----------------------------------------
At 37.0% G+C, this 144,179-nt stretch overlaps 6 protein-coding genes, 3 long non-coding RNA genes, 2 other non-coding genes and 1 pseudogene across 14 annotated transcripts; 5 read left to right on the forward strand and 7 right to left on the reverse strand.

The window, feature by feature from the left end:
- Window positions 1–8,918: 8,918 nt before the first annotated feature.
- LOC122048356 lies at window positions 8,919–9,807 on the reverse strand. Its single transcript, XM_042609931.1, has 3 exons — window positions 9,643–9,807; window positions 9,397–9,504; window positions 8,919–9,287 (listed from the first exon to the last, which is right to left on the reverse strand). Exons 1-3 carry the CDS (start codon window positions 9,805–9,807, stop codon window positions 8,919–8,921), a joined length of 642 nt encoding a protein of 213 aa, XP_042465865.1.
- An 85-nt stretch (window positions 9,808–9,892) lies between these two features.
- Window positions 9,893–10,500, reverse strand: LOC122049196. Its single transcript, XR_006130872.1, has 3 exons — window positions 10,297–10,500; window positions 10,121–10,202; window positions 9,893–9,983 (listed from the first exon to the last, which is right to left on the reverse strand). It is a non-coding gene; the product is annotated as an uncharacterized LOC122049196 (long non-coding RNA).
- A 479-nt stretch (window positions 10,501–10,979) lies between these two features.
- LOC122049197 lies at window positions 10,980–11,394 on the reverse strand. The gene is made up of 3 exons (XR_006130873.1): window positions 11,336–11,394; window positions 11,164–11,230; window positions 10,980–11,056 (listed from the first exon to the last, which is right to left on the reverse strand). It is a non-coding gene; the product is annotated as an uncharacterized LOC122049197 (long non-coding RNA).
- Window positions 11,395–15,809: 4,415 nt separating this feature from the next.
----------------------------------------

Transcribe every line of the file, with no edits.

At 37.0% G+C, this 144,179-nt stretch overlaps 6 protein-coding genes, 3 long non-coding RNA genes, 2 other non-coding genes and 1 pseudogene across 14 annotated transcripts; 5 read left to right on the forward strand and 7 right to left on the reverse strand.

The window, feature by feature from the left end:
- Window positions 1–8,918: 8,918 nt before the first annotated feature.
- LOC122048356 lies at window positions 8,919–9,807 on the reverse strand. Its single transcript, XM_042609931.1, has 3 exons — window positions 9,643–9,807; window positions 9,397–9,504; window positions 8,919–9,287 (listed from the first exon to the last, which is right to left on the reverse strand). Exons 1-3 carry the CDS (start codon window positions 9,805–9,807, stop codon window positions 8,919–8,921), a joined length of 642 nt encoding a protein of 213 aa, XP_042465865.1.
- An 85-nt stretch (window positions 9,808–9,892) lies between these two features.
- Window positions 9,893–10,500, reverse strand: LOC122049196. Its single transcript, XR_006130872.1, has 3 exons — window positions 10,297–10,500; window positions 10,121–10,202; window positions 9,893–9,983 (listed from the first exon to the last, which is right to left on the reverse strand). It is a non-coding gene; the product is annotated as an uncharacterized LOC122049196 (long non-coding RNA).
- A 479-nt stretch (window positions 10,501–10,979) lies between these two features.
- LOC122049197 lies at window positions 10,980–11,394 on the reverse strand. The gene is made up of 3 exons (XR_006130873.1): window positions 11,336–11,394; window positions 11,164–11,230; window positions 10,980–11,056 (listed from the first exon to the last, which is right to left on the reverse strand). It is a non-coding gene; the product is annotated as an uncharacterized LOC122049197 (long non-coding RNA).
- Window positions 11,395–15,809: 4,415 nt separating this feature from the next.